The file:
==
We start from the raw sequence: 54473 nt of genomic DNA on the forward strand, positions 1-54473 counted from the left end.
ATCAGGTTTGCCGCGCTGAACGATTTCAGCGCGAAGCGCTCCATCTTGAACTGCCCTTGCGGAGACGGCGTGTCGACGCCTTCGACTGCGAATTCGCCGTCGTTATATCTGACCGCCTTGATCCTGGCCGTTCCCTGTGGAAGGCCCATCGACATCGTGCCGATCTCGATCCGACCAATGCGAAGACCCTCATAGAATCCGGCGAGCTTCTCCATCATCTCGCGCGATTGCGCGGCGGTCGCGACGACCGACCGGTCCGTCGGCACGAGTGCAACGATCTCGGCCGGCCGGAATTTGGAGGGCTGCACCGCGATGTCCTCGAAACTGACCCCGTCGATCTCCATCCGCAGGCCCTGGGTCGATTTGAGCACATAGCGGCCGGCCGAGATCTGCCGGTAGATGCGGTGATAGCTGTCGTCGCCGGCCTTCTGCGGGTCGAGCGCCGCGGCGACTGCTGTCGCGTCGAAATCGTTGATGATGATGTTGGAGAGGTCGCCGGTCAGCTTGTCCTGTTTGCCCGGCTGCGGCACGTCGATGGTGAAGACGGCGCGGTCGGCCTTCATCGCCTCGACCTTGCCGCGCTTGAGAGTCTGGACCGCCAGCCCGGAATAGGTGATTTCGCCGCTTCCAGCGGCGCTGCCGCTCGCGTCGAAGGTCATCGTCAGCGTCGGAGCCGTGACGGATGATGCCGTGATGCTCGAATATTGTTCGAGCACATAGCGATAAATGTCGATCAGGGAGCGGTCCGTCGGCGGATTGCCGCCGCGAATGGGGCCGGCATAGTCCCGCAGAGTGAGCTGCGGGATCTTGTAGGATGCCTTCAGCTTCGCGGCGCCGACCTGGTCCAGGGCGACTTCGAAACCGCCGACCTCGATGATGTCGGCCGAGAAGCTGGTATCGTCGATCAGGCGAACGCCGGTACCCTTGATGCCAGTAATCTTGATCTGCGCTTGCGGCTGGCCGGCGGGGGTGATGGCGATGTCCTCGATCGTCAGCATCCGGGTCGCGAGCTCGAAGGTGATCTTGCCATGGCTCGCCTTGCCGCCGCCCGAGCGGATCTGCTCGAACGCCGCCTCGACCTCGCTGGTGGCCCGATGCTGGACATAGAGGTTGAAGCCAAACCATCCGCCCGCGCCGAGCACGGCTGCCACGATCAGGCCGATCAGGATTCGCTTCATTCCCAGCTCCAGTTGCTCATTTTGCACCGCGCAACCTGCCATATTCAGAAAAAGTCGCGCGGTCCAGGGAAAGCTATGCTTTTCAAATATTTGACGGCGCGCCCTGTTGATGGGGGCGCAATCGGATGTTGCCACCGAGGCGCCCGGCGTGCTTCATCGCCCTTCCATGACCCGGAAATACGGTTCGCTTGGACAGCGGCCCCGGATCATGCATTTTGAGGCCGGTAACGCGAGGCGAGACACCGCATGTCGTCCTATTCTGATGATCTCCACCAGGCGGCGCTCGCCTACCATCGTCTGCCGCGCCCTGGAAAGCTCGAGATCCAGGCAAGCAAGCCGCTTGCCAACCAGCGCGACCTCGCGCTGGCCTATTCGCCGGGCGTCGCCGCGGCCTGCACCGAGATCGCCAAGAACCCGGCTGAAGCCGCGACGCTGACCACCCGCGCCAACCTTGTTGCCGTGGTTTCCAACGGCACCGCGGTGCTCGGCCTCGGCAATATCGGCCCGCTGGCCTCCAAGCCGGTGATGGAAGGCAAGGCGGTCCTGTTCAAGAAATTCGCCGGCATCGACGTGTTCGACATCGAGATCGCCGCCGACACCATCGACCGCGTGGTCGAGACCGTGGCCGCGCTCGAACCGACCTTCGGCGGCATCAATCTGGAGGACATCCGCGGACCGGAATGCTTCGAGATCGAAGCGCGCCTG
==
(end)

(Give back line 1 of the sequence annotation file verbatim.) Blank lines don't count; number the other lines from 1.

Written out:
We start from the raw sequence: 54473 nt of genomic DNA on the forward strand, positions 1-54473 counted from the left end.